Use this URL to cite or link to this record in EThOS:
Title: Assessing the British carrier debate and the role of Maritime Strategy
Author: Bosbotinis, James
ISNI:       0000 0004 5368 0345
Awarding Body: King's College London
Current Institution: King's College London (University of London)
Date of Award: 2014
Availability of Full Text:
Access from EThOS:
Access from Institution:
This thesis explores the connection between seapower, maritime strategy and national policy, and assesses the utility of a potential Maritime Strategy for Britain. Underpinning the analysis, and providing the skein of connecting thought throughout the thesis, is the question: what is the strategic utility of maritime forces? Specifically, the thesis first examines the development of maritime theory and its translation into practice within the context of contemporary British maritime thinking and doctrine. In order to do this, the thesis examines the development of the British maritime school of thought, focusing on its leading figures and core tenets and the extent to which such thinking is reflected in contemporary doctrine. The thesis proceeds to examine, as a case study, the debate on the rationale for, and design, development and procurement of, Britain’s future aircraft carrier capability in order to shed light on British thinking on the role and utility of maritime strategy. The analysis especially considers the debate on the configuration of aircraft carrier to be developed and the commensurate variant of aircraft to be acquired (that is, principally short take-off and vertical landing or catapult-assisted take-off but arrested recovery). This debate extends beyond a consideration of naval factors and considers wider military and national policy (notably military-industrial) factors. Proceeding from this, the thesis examines potential alternatives to a traditionally conceived aircraft carrier, including missile-armed surface and sub-surface naval forces and land-based aviation. The purpose of this is to shed further light on the utility of aircraft carriers relative to other options and assess their value to British maritime strategy and national policy. The thesis concludes with an assessment of the implications of the aircraft carrier debate for British defence and national policy and examines the rationale for, and implications of a Maritime Strategy for Britain.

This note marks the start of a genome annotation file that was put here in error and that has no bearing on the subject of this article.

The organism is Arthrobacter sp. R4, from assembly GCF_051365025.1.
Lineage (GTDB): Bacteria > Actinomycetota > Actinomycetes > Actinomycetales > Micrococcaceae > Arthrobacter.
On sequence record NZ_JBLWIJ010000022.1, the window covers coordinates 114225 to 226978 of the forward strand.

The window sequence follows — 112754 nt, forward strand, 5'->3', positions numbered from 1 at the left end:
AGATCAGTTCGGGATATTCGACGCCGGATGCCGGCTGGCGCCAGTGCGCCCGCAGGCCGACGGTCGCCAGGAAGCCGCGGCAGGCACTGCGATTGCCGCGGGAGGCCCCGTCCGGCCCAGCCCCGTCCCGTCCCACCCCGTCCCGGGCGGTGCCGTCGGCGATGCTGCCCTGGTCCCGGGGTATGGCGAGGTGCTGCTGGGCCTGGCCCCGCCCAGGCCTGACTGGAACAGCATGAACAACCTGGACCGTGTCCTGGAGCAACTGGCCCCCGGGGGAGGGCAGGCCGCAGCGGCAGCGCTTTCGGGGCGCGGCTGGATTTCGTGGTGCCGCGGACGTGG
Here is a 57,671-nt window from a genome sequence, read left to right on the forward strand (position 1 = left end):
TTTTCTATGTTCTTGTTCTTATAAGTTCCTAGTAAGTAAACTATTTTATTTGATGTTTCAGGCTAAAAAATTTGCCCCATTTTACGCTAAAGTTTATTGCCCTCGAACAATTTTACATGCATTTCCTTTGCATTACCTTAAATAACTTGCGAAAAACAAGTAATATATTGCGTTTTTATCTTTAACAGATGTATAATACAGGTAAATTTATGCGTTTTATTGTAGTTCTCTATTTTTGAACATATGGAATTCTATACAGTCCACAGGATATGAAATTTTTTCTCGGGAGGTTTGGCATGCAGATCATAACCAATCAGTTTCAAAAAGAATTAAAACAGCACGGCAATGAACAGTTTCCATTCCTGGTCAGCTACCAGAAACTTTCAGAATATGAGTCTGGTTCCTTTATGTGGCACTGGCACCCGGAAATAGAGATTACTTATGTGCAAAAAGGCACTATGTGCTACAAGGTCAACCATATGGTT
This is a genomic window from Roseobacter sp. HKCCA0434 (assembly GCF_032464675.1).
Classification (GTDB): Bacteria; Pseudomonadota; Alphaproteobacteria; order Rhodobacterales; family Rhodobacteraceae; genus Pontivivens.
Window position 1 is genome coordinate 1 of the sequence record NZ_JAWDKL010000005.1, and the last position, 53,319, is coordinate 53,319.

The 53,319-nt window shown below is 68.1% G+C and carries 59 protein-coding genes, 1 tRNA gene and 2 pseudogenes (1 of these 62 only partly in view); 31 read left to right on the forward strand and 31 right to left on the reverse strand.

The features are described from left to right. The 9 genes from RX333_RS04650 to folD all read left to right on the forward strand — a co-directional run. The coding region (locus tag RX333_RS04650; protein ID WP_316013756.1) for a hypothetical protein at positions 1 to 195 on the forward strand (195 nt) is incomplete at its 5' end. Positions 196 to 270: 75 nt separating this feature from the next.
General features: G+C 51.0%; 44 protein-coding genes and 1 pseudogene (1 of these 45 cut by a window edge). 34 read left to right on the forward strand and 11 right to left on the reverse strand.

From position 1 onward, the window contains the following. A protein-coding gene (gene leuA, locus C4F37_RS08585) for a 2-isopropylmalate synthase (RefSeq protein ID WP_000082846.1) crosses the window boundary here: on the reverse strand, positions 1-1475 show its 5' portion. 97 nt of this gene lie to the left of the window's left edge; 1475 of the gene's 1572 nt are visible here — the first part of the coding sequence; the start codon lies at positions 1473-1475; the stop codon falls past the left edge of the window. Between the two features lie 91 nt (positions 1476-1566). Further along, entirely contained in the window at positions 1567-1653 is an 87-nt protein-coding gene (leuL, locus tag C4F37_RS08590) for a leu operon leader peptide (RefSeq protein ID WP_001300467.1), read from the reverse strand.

Supervisor: Lambert, Andrew David ; Benbow, Timothy John Sponsor: Not available
Qualification Name: Thesis (Ph.D.) Qualification Level: Doctoral
EThOS ID:  DOI: Not available